That time when I was stolen
This will probably be the most dramatic and sentimental post I’ve ever written. I already had one ready to be launched about Cusco, a city we loved and didn’t want to leave behind but something got in our way. Something called life, something called things that happen when you travel. A light-fingered and evil person came close to me, in a country I barely knew and whose rules I’m not used to. Yes, I was stolen for the first time in my life.
Who knows me well, knows that I’m obsessed with having everything under control, keeping all my belongings with me and not leaving them unattended. After visiting 30 countries on my own, after travelling at night around India, wandering around Manila and surviving Caracas, it happened in the most stupid way; I got overconfident.
And Latin America is not a continent to go around being overconfident, you can’t just be staring at butterflies and stop to contemplate the beauty in big cities, like living in a parallel universe, no.
You can do so if you have one eye on the beauty around you and the other one looking for the meanness that may come. And the worst thing is that I already knew that.
But, how were they going to steal in a night bus full of families with children? Aw, such a fool I was! I got overconfident for the first time in my life and I paid dearly for it.
In the early morning I discover when taking the blanket to cover myself that my laptop, my camera, money and passport weren’t there. I had been robbed on a large scale. In remorse, fury and impotence I go to tell the driver and he, not very surprised I must say, says we’ll stop in the next police station so that everyone can get down the bus and search inside.
In those two endless hours I think how unconscious I’ve been for not having the money with me, as I always do. And the passport, what the hell was it doing in a backpack between my legs? Fury invades my whole body.
Suddenly we pass by an accident, a car is overturned on the road. I look at Dave and start crying, ‘To hell with the material things, it could have been worse’. Money comes and go, I know I worked hard for months to be here but I’ve learnt the lesson I had to learn. That’s it.
They make everyone get off the bus and look all over but there was nothing, the thief was already gone. Some passengers told me they saw a suspicious man laying behind my seat. There he stole from behind little by little. I couldn’t believe my eyes but they are the experts, I’m the victim.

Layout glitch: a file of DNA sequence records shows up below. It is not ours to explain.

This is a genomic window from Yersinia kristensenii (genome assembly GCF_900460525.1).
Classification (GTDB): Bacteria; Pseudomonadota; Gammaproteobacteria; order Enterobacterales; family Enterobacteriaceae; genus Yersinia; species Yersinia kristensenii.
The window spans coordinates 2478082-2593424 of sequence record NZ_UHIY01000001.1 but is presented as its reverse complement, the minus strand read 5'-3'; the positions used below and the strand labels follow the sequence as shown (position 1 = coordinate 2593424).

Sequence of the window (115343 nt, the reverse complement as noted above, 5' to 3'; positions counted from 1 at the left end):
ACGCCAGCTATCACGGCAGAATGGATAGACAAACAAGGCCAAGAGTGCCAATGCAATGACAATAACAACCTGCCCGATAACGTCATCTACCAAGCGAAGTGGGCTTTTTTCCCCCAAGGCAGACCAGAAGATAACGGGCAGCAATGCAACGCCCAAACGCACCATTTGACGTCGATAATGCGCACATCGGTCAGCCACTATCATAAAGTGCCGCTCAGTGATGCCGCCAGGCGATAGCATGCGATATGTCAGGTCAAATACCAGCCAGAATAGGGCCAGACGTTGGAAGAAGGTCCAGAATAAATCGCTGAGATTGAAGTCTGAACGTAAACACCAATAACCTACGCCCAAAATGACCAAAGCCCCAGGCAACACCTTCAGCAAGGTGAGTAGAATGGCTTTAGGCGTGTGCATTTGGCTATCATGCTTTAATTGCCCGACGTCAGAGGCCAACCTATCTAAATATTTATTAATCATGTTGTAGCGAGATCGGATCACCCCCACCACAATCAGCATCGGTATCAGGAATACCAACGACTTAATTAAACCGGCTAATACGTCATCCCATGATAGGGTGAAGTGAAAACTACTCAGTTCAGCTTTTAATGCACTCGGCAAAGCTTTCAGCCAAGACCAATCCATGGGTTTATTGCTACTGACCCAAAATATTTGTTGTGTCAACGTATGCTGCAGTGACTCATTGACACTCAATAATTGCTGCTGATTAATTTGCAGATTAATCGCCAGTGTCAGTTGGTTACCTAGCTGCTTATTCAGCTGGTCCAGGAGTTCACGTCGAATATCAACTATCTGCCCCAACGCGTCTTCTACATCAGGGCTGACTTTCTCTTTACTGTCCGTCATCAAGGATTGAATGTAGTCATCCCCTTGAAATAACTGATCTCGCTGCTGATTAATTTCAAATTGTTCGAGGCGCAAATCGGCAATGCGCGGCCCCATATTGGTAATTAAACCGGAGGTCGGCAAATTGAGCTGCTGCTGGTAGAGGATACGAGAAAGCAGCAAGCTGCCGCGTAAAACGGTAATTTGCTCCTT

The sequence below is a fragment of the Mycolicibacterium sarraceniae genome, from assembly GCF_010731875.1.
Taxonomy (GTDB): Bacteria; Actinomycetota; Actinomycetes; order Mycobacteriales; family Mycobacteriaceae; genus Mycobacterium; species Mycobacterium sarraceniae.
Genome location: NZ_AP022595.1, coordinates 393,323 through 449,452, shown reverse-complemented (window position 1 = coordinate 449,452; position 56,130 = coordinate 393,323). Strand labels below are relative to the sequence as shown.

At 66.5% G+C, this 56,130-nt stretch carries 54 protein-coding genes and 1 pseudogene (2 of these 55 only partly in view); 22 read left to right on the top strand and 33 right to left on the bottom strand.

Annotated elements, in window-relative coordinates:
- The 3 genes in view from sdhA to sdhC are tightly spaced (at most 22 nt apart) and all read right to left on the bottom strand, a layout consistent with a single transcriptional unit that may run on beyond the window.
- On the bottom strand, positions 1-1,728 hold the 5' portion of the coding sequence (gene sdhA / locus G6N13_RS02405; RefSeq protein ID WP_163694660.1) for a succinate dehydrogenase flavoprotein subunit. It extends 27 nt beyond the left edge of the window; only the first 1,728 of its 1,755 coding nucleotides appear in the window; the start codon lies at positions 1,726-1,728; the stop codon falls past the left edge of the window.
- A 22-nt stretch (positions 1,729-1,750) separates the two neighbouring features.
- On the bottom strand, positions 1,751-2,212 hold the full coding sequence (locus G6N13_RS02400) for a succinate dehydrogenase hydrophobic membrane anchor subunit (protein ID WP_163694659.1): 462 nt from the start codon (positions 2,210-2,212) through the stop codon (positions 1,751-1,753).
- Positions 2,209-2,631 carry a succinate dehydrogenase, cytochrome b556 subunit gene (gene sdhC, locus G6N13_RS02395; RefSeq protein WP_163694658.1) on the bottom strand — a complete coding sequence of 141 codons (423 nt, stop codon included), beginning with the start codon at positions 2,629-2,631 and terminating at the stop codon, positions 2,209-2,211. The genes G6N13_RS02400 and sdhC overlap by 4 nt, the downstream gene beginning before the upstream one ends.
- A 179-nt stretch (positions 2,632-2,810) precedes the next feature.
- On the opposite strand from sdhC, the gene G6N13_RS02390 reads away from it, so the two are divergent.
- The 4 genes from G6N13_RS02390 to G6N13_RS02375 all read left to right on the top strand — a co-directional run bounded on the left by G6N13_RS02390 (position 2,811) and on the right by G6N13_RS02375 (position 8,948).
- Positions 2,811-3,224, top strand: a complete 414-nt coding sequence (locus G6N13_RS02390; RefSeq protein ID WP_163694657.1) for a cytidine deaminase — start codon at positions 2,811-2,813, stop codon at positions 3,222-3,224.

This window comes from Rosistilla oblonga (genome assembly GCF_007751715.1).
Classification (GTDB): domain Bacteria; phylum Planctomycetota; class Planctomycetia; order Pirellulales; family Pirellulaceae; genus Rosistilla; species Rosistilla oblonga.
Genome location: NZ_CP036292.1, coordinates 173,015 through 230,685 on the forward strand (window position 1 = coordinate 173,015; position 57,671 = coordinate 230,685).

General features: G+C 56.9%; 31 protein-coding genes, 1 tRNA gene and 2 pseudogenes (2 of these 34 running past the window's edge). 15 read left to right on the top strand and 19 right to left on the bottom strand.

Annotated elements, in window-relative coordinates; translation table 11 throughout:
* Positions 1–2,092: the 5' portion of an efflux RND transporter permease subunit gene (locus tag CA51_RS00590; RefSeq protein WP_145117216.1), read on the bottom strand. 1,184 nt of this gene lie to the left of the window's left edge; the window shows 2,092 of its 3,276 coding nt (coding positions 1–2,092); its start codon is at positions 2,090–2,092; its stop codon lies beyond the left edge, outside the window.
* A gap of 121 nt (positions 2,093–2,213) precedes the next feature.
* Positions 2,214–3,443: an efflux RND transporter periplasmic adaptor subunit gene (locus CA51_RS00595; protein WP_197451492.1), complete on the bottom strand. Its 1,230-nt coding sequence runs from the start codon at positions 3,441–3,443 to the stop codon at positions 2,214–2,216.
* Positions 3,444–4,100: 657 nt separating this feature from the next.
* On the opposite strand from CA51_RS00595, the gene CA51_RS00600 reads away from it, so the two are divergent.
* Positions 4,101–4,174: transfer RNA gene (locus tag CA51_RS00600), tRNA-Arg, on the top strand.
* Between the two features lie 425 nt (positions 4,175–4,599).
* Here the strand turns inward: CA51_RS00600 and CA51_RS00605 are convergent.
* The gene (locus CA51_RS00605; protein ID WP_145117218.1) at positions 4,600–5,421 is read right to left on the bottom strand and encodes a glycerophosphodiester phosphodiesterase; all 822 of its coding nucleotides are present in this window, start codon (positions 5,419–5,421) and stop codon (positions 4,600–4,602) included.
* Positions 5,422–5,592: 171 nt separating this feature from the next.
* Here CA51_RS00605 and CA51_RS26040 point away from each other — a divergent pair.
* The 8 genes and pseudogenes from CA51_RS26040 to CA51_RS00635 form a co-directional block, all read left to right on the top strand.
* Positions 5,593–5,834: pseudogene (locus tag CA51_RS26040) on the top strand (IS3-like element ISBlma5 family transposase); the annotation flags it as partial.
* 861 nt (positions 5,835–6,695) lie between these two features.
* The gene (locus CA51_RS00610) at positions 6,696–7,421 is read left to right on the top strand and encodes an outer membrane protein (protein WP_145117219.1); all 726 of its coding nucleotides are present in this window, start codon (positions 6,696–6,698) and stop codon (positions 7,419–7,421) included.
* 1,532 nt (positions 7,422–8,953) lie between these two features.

The negligence of the company is the worst part because from they said the journey was direct and we wouldn’t stop on the way but the driver took more people in to get more money. It was probably in Ambato where it all happened (an hour far from Baños, where we parted).
Cooperativa Baños is the company we travelled with and the truth is that the treatment wasn’t pleasant, especially the one by the driver. He even insinuated that I made everything up and said that he was in a hurry and it would be better if we would stay in the police office and they would continue with their way. Wait, what? I got stolen on YOUR bus and you want me to take the next one and pay for it? No, thanks.
We report the theft and the company opens a record to this man (so they say). I hope his mom and friends are proud of him. I hope they feel embarrased for he may be accomplice in all this. I don’t know for sure but I only know that karma exists and the people that were involved will have their part in any precise moment.
When you travel you think your everything are the material things, the laptop you work with, the passport without which you can’t move, the money you need to exchange and that precious camera with which you paint the reality you see with your eyes. In the end all that and your dirty pants are what fill that red backpack that, sometimes seems to be pregnant and sometimes surprises you with some more space to fill.
But friends, that’s not everything. I haven’t lost everything, not at all. I’ve gained instead. I’ve gained wisdom and I’ve learnt to value in the most drastic way and with the hardest punch that money doesn’t value a shit. I can’t buy all the friends I met along the way, all those people that hosted us during these two months and those who have taught us about their culture, NO.
I can’t buy experiences, they are free and the most beautiful ones, by the way. I can’t buy learning Quechua with a traditional family in Huarás, in the pure Peruvian Andes.
I can’t buy the smiles of the children from Rimac when they were creating art. I can’t buy that time when we hitchhiked and the woman that took us made a tour for us on the way (that took 400 km) because we had to see her country.
We can’t buy all those pretty landscapes we saw either, from desserts to beaches, and mountains of 4.000 m height and those emblematic and full of energy cities.
Yes, I’ve been in great pain for having lost all that I’ve classified as valuable or essential, yes, it hurts a lot. It’s out of my reach and I’ve gotten in that circle of guilt and judgement. What if I had taken another bus? What if I had chosen another seat? What if? How arrogant I was by thinking all you are is YOUR things, didn’t Buddhism teach me how not to get attached to material things?!
I get out of the circle and realise I’m alive, I’m travelling and I’m the HERE and NOW. It wasn’t easy to get here and this won’t stop me, at all. Let’s keep on exploring, that’s the best thing I know how to do!